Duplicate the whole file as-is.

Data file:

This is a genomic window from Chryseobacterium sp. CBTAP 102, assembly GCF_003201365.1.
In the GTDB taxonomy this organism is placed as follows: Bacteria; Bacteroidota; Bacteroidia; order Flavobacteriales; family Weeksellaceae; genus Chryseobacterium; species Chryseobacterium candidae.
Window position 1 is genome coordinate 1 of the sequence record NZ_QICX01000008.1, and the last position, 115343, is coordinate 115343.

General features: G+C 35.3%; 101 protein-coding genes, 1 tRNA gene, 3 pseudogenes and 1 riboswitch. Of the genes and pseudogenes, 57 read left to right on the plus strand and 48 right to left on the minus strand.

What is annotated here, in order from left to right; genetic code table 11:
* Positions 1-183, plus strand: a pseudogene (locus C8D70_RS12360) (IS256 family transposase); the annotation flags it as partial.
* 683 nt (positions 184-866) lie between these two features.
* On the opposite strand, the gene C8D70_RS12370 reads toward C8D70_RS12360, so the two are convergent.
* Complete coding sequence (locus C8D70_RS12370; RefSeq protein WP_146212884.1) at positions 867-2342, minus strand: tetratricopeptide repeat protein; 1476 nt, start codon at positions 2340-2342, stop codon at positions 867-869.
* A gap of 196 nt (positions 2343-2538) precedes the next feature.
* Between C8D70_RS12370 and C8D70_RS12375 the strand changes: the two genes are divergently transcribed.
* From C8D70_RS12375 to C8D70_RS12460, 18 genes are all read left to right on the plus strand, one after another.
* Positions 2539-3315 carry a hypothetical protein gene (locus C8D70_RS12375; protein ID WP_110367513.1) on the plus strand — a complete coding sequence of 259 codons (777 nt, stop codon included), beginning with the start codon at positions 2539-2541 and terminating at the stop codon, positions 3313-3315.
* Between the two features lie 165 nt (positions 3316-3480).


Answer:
This is a genomic window from Chryseobacterium sp. CBTAP 102, assembly GCF_003201365.1.
In the GTDB taxonomy this organism is placed as follows: Bacteria; Bacteroidota; Bacteroidia; order Flavobacteriales; family Weeksellaceae; genus Chryseobacterium; species Chryseobacterium candidae.
Window position 1 is genome coordinate 1 of the sequence record NZ_QICX01000008.1, and the last position, 115343, is coordinate 115343.

General features: G+C 35.3%; 101 protein-coding genes, 1 tRNA gene, 3 pseudogenes and 1 riboswitch. Of the genes and pseudogenes, 57 read left to right on the plus strand and 48 right to left on the minus strand.

What is annotated here, in order from left to right; genetic code table 11:
* Positions 1-183, plus strand: a pseudogene (locus C8D70_RS12360) (IS256 family transposase); the annotation flags it as partial.
* 683 nt (positions 184-866) lie between these two features.
* On the opposite strand, the gene C8D70_RS12370 reads toward C8D70_RS12360, so the two are convergent.
* Complete coding sequence (locus C8D70_RS12370; RefSeq protein WP_146212884.1) at positions 867-2342, minus strand: tetratricopeptide repeat protein; 1476 nt, start codon at positions 2340-2342, stop codon at positions 867-869.
* A gap of 196 nt (positions 2343-2538) precedes the next feature.
* Between C8D70_RS12370 and C8D70_RS12375 the strand changes: the two genes are divergently transcribed.
* From C8D70_RS12375 to C8D70_RS12460, 18 genes are all read left to right on the plus strand, one after another.
* Positions 2539-3315 carry a hypothetical protein gene (locus C8D70_RS12375; protein ID WP_110367513.1) on the plus strand — a complete coding sequence of 259 codons (777 nt, stop codon included), beginning with the start codon at positions 2539-2541 and terminating at the stop codon, positions 3313-3315.
* Between the two features lie 165 nt (positions 3316-3480).